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Warning: Double-check state pension forecasts after Government admits 'significant' errors

Warning: Double-check state pension forecasts after Government admits 'significant' errors

The Government has admitted to a "significant" problem with projections made by its check your state pension service – if you've used it, you should confirm your state pension forecast is accurate before making retirement plans.

Data errors and omissions mean the online service may have provided 360,000 incorrect forecasts over the past three years to savers looking to find out what income they would get in retirement.

The shocking estimate emerges from a letter from Pensions Minister Guy Opperman to Sir Steve Webb – who previously held the same job – and comes after Sir Steve highlighted some individuals received online and written forecasts for their state pension that differed by more than £1,500 a year.

While the number of people affected by this problem is now less than it used to be – errors are down from 10% in 2013/14 to 3% – it's still important to check if you've been impacted.

Read MSE's guide to the State pension: how it works and Pension need-to-knows.

Who is affected by the issue?

How much state pension you are entitled to depends on your national insurance (NI) record, which generally depends on how many years you're in work and paying NI.

The letter suggests that people with a "complex" work history who have transferred between employers' "final salary" pension schemes – schemes where the amount you get is based on the number of years you worked for a single employer and your final salary – are most at risk of inaccuracies in their state pension forecasts.

It says: "[People] may find there is a difference between their online forecast and any paper forecast they receive." It adds that in these cases, officials have intervened to ensure the paper forecast is accurate.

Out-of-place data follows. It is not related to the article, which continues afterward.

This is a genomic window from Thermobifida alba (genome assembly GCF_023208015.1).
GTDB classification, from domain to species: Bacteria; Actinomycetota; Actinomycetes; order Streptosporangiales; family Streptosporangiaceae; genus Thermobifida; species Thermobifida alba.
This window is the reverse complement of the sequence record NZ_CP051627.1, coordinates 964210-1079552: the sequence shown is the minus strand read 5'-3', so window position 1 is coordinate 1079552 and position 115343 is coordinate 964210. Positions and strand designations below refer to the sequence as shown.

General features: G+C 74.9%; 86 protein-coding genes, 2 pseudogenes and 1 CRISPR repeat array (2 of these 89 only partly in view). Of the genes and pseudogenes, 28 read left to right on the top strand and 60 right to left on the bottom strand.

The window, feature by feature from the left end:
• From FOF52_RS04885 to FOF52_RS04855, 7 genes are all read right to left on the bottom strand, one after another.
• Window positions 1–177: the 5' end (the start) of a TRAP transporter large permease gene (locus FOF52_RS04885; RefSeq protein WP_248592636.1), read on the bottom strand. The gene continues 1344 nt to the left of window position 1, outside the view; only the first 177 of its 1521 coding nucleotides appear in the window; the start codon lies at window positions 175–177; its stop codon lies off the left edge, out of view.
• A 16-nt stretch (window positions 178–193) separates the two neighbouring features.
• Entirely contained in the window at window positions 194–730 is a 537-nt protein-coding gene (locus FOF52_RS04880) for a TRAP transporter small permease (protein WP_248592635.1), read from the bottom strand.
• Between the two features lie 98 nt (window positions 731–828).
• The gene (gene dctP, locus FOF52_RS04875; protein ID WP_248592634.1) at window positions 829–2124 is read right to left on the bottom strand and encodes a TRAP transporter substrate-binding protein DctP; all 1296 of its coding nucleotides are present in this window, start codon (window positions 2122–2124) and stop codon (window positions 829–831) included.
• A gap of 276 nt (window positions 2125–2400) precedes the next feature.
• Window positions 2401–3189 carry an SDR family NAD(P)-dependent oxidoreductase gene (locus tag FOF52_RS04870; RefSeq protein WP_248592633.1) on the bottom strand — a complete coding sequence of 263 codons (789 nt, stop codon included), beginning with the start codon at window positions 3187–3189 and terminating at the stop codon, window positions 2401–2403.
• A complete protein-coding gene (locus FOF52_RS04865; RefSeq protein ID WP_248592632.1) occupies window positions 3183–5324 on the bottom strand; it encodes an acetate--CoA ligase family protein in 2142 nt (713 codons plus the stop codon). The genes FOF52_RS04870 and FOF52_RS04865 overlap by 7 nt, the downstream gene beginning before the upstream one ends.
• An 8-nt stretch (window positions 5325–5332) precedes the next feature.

Sir Steve says that people with final salary pensions, who were "contracted out" of the second state pension when they were working, are particularly likely to be affected by the errors. This is where some of an individual's NI contributions were diverted into their workplace (or personal) pension, potentially reducing their state pension entitlement.

What can you do to get an accurate forecast? 

Here are MoneySavingExpert.com's top tips for checking the accuracy of your state pension forecast:

  • Compare your latest forecast against previous ones and question any big changes.

  • Check 'contracted out' figures if you know you were in pension schemes of this kind.

  • If you have any questions about your forecast, speak to the Government's Future Pension Centre until you understand it. You can phone it for free on 0800 731 0175 or write to it at The Pension Service 9, Mail Handling Site A, Wolverhampton, WV98 1LU.

  • If an online forecast doesn't seem right or is inconsistent with a previous written statement, ask for an up-to-date written statement so that you can be more confident the information it contains is correct.

However, especially for people who are years from retirement, state pension forecasts should also be seen as something of an estimate. What you actually receive when you retire may be different, particularly if you continue to build up your NI record, or if the state pension system changes in the future.

To stay on top of all your pensions, see our blog for how to keep track by setting up your own pensions dashboard.

What's the Government doing to fix the problem?

Despite up to hundreds of thousands of people receiving inaccurate forecasts, Opperman's letter insists that no one will receive an incorrect amount of state pension.

Opperman claims that omissions or errors in NI records will be corrected before people retire and that HM Revenue & Customs is continuing to improve the accuracy of NI records.

He wrote: "We recognise the need to continue to improve data quality. Therefore, I have asked officials to explore options to further enhance the accuracy of the information held with NI records and how we use that information to calculate a person's state pension forecast."